In our previous post of this series on designing the perfect human-machine interface (HMI), we discussed user experience and the psychological aspects of the HMI. Today, we’re going to take a deeper dive into the dimension of product design with the most tangible impact on user experience: aesthetics.
Aesthetics may seem secondary to functionality, but don’t underestimate its importance. Beyond just “look and feel,” aesthetics will impact user experience, satisfaction, and even loyalty. That’s because aesthetics impact usability as much as style and branding. Consider the following questions.
The look of it: does the HMI cultivate the right impression?
Think about Apple products, like the iPhone or iPad. These sleek, futuristic devices stand out when compared to more generic third-party products. That’s partly why Apple customers are willing to pay a premium and stay loyal to a single brand. Further, visual appeal can materially impact not only the user’s impression of the machine, but also the impression made on anyone else who sees it. All of this means that design aesthetics can have significant business implications.
The feel of it: does the HMI promote good user experience?
Even design choices that don’t affect function can still affect usability. Hoffmann + Krippner’s GT Technology, for example, promotes greater tactile feedback whenever a user pushes a membrane switch button. Such feedback makes the machine more pleasing to use, reduces errors, and saves time because users don’t have to double-check their inputs for accuracy. In fact, virtually all aspects of aesthetic design – color schemes, embossing options, surface treatments, LED lighting options, etc. – can impact how successful users are when interacting with the machine.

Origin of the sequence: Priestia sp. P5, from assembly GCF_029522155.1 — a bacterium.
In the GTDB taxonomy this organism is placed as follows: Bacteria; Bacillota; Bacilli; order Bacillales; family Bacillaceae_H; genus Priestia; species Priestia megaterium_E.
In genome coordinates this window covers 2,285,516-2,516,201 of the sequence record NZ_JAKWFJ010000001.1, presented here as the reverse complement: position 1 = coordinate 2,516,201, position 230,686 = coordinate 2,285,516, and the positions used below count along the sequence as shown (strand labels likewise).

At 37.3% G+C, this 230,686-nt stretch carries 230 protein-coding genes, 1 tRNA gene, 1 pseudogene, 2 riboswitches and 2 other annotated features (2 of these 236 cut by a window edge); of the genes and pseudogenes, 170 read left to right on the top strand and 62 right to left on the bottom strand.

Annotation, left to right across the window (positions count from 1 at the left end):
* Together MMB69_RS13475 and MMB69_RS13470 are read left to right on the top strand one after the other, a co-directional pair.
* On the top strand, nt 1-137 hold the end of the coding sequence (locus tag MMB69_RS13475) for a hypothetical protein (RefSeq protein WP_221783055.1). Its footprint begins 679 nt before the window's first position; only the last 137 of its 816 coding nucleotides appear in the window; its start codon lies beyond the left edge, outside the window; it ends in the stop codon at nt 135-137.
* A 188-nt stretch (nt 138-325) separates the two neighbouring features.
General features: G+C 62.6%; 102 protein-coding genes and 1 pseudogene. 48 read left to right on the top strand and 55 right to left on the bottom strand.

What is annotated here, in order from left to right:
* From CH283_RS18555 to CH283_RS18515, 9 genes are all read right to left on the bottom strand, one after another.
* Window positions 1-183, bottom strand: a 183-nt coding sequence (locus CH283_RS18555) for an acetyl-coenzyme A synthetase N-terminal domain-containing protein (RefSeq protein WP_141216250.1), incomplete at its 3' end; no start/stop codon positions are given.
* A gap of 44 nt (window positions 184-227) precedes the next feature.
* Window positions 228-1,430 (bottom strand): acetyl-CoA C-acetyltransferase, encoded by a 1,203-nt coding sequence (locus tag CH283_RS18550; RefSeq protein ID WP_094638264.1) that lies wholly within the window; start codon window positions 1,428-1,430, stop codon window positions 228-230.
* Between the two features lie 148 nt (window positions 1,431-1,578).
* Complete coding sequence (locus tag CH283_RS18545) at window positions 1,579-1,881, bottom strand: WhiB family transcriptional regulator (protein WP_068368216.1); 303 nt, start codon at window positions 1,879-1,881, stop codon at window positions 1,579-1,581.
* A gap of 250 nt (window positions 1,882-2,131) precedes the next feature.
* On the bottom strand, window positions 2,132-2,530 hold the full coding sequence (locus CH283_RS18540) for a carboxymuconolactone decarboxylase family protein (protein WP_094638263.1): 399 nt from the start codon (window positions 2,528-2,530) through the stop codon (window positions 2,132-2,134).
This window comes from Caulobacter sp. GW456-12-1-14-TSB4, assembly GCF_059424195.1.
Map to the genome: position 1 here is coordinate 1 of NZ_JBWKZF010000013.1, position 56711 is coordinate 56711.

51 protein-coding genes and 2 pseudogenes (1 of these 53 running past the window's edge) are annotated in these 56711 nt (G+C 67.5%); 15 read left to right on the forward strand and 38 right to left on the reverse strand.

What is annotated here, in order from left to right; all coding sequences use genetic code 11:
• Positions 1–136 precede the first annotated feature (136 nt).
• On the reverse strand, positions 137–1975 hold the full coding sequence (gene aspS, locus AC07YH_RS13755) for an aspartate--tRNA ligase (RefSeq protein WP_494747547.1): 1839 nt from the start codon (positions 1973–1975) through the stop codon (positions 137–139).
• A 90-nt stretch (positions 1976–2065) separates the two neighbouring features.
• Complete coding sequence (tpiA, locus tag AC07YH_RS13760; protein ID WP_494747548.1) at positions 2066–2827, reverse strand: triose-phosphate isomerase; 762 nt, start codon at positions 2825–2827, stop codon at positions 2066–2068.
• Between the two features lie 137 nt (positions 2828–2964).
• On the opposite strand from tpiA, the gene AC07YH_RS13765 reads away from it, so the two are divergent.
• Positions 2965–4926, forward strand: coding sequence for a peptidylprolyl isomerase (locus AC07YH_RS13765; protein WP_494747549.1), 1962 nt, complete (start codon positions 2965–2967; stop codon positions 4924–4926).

The sheer experience of it: does the HMI please the user?
This question is actually about more than just ensuring that users have a pleasing experience with the device. The overall aesthetic experience of the device can influence whether it even works properly in the intended application environment. We’ll talk more about this is the final post in this series; but for the moment, just know that aesthetic design choices can impact how much work it takes to interact with the machine, how long the equipment lasts, and how easy it is to use overall.
For example, touchscreens provide less feedback to the user unless you add acoustic or visual feedback elements. Display size and placement impact the ease with which users can operate the machine and gather information from it. Control configuration can affect precision of inputs. Lighting options affect visibility and clarity. Some options have longer lifespans than others. Some options have different power requirements. And so on.
Ultimately, building the perfect HMI is like piecing together a puzzle, and there’s often no right answer to these questions – and seemingly no end to the available options. Because every choice has both advantages and disadvantages, it’s imperative to ensure you understand your choices.
So, what are the specific aesthetic options that can impact all of these things? For more information about your choices, please download our “Design Guide To Your Perfect User-Interface.” To start this series of articles from the beginning, read the first entry, “What’s Needed to Design a Successful Human-Machine Interface.”
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